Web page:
To what extent will employers be involved with the Commission in the latter stages of its creation and once it is up and running? Employers are keen to know they won’t be ignored.
If the CEHR is to succeed in its overall mission, it will need to develop the trust and confidence of employers, as it will with other stakeholders. Employers are a key stakeholder group, as the White Paper makes clear.
Employers must be effectively engaged throughout the process towards establishing the CEHR. This includes ensuring that their perspectives are represented on the CEHR board, and through its advisory and delivery structures, once the new commission has been established.
The CEHR Task Force was set up to help advise Government on the White Paper and, for example, includes representatives from the CBI and the Small Business Council. Employers will also be engaged in the work of the steering group that will take the next stages of this project forward.
Will there be high-profile campaigns that threaten employers?
A single authoritative equality body will be better placed than the existing commissions to carry out high-profile campaigns and be at the heart of major debates. But, if it is to deliver for employers, the CEHR will need to work in partnership with business wherever possible, promoting improved equality awareness and better practice across the private sector. Moreover, the CEHR will have a duty to consult on the aims and priorities that inform its campaigns.
The CEHR will have both promotional and regulatory functions. And it will be expected to make full use of the range of its powers to work flexibly with businesses that want to achieve legal compliance, including dealing with ‘rogue’ firms that wilfully avoid complying with the law.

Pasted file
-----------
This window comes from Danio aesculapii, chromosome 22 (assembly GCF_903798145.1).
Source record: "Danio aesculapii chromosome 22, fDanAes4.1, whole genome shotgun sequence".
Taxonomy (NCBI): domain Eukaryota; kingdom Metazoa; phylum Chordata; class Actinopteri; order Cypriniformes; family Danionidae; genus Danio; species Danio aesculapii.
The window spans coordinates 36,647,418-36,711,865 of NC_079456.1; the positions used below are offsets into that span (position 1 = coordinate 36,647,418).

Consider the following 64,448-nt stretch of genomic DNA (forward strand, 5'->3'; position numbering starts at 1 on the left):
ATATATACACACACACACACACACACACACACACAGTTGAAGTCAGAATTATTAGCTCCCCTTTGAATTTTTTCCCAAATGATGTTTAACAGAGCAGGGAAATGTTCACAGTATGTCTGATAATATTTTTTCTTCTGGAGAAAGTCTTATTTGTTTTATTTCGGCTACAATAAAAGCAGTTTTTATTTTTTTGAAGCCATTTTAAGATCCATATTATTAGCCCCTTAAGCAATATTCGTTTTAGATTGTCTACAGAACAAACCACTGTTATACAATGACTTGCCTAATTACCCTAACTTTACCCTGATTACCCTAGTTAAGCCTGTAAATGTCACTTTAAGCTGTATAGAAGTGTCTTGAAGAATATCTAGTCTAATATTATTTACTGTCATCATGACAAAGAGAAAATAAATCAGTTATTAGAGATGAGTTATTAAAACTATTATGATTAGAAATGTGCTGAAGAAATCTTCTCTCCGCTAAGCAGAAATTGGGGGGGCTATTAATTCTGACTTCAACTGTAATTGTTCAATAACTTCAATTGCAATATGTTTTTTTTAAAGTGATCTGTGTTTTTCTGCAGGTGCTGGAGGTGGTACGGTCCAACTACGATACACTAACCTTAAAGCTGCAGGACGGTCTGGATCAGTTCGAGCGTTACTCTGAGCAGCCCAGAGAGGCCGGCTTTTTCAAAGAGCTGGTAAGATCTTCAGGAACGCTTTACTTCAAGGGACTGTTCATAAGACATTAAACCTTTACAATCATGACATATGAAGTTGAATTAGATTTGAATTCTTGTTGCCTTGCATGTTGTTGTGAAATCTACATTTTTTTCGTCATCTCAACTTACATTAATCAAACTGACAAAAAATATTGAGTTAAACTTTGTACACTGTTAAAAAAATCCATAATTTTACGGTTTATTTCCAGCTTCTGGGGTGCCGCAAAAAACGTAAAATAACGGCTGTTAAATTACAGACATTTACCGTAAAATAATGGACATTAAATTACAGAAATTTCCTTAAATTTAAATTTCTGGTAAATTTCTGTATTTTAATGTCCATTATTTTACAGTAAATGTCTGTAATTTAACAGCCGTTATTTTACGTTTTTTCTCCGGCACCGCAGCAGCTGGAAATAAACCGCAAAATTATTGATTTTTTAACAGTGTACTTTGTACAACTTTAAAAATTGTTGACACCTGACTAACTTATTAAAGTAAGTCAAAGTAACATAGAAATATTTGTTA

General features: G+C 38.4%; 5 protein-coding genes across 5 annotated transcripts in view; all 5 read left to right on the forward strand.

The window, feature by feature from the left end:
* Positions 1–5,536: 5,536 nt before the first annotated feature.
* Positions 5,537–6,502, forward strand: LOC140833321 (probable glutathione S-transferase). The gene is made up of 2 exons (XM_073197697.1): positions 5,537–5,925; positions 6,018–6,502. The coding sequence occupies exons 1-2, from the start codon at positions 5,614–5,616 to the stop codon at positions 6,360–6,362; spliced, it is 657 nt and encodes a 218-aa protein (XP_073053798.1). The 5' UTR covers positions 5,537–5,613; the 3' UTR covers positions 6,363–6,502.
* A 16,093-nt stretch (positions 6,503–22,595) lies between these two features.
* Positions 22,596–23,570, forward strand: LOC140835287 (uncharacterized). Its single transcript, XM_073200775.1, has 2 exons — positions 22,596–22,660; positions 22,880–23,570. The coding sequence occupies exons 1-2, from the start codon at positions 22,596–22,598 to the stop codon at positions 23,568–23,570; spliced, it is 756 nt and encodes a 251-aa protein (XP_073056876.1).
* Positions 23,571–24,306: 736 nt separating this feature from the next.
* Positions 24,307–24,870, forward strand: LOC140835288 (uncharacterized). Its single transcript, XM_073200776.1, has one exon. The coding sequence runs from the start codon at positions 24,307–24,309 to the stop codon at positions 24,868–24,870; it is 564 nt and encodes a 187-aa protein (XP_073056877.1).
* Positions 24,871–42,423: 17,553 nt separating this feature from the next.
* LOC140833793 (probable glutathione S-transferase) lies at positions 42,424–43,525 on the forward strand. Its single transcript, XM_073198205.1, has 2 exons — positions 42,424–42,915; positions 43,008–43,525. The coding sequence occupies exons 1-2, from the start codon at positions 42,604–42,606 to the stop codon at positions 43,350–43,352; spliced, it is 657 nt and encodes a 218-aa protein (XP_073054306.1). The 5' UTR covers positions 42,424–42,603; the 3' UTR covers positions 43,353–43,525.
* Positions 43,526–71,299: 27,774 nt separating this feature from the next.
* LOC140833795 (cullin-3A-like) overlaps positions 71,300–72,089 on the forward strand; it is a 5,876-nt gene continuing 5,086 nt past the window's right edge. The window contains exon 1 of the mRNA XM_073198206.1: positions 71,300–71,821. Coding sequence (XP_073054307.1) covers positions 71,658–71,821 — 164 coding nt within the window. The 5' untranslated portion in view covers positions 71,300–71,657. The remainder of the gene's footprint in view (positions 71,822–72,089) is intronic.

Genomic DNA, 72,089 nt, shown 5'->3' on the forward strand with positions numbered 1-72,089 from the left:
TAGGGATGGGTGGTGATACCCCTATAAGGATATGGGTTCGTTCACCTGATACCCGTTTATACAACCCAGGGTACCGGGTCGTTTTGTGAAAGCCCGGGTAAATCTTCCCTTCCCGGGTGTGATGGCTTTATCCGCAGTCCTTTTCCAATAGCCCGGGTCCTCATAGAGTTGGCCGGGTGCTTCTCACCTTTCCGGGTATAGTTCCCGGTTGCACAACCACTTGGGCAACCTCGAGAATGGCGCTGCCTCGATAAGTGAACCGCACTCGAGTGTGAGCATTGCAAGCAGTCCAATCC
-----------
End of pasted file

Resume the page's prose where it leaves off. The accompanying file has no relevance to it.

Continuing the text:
It will adhere to the Government’s Enforcement Concordat, which asserts the importance of principles such as proportionality and openness in determining enforcement activity.
To what extent will the CEHR be a replication of existing bodies?
The existing commissions – the Commission for Racial Equality, the Disability Rights Commission and the Equal Opportunities Commission – have helped transform society’s attitude to equality and discrimination. The progress we have made so far is a tribute to their staff and boards, past and present. The change in outlook they have helped bring about and the changing nature of the challenges we must overcome mean that our institutions must evolve as well.
But change is not happening quickly enough, and more of the same will not be enough to respond to the challenges we seek at the pace necessary. That is why the CEHR will be a new body with new powers and duties, including a new duty to consult stakeholders, regional arrangements and powers to promote human rights, as well as promote good practice and enforce the laws covering sexual orientation, religion and belief and age.
Will the creation of the CEHR result in increased bureaucracy?
A single body should bring benefits rather than bureaucracy. The creation of the CEHR responds to the strong calls from the business sector for a more joined-up approach to these issues.